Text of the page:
“A wide-ranging package of financial support will give hospitality businesses the best chance of not just surviving the remainder of the crisis but leading the UK’s economic recovery in the years ahead.

“If we get what we need, hospitality can spearhead the economic recovery of the country, revive high streets and provide employment and investment in every single region.”

'We need all the help we can get' 

Detailing their Budget wants and needs via The Morning Advertiser’s (MA)​ social media channels, publicans agreed the Government needed to amplify measures already in place to help the sector survive.

When asked “what measures to protect and support pubs do you think the Chancellor should include in his Budget on 3 March?” the operator of the House Without a Name in Harwood, Greater Manchester, tweeted: “The measures that have been in place since last March need to continue. We wouldn’t be here if they weren’t. Until we are allowed to fully reopen we need all the help we can get.”

What’s more, commenting on The MA’s​ Facebook page, publican Dell Gill suggested refunding licensing fees given pubs haven’t been able to trade, while Buckinghamshire-based operator Kyle Michael advocated a year-long extension to the business rates holiday followed by a full revaluation of how rates are applied to account for online businesses “stripping footfall” 

“A further year waiver of interest and repayments for bounce back loans given no pub has had the chance to bounce back,” he added on top of a change in beer duty and VAT to bring them into line with the rest of Europe.   

“A full credit back for all beer on site out of date at the point of any closures including open stock and bottled products. A commitment not to penalise the pub industry disproportionally compared to other industries as is the case now.” 

‘Firefighting’ should have started   

Nick Griffin, chief executive of the Licensees Association, believed the Chancellor simply can’t put off announcing new support measures for Britain’s embattled pubs until the 3 March Budget given operators’ businesses are being “destroyed daily”.

“It’s an easy statement for the Chancellor to make, but he’s not running a pub,” he said. “We have a litany of issues that need addressing and urgently, procrastination is not going to help a single publican in distress.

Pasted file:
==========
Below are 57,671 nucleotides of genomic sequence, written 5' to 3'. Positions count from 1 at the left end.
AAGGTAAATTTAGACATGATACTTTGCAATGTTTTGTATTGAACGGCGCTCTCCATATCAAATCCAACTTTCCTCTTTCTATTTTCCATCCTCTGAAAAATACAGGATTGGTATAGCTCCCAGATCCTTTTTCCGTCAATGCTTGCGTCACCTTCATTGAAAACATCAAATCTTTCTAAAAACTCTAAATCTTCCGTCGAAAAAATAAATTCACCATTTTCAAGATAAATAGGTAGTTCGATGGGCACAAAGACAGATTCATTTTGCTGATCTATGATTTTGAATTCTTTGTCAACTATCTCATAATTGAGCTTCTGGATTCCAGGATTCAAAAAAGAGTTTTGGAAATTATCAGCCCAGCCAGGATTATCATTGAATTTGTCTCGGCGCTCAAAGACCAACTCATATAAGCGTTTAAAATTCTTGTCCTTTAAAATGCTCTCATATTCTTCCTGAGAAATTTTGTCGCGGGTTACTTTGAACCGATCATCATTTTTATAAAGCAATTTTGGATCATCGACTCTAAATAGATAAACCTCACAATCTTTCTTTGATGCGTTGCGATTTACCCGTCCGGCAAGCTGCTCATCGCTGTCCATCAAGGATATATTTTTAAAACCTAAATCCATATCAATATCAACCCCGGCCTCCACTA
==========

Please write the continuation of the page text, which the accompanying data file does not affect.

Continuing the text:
“We have many local authorities dragging their heels in issuing grant payments, landlords unwilling to shoulder any of the burden because we have a Code of Practice that’s voluntary and claims that the Government is providing unprecedented support for businesses which is far from it. 

“VAT cuts are of no assistance when you have no revenue, extended furlough schemes that are actually a business cost, not support, rates relief that wasn’t paid for most businesses in the last two months of the financial year and for many of our small wet led pubs were at zero already anyway.” 

Griffin added “firefighting measures” should already be underway and that there is no justification in waiting until the Budget to implement support for struggling businesses.

“It’s urgent and there’s no reason I can see for not having an emergency budget,” he says. “Not doing so will result in lost businesses and job losses.” 

Need to go beyond ‘big-ticket items’

In addition to UKH, trade bodies such as the British Beer & Pub Association (BBPA) and the Wine & Spirit Trade Association called upon the Government to address issues including alcohol duty and the extension of the temporary cut in VAT to 5%. 

 

However, while Griffin had no doubt that a number of headline grabbing policies will be addressed by the Chancellor on 3 March – which he said would rightly be welcomed by larger businesses – his concern lies with smaller operators whose challenges he fears will slip under the radar.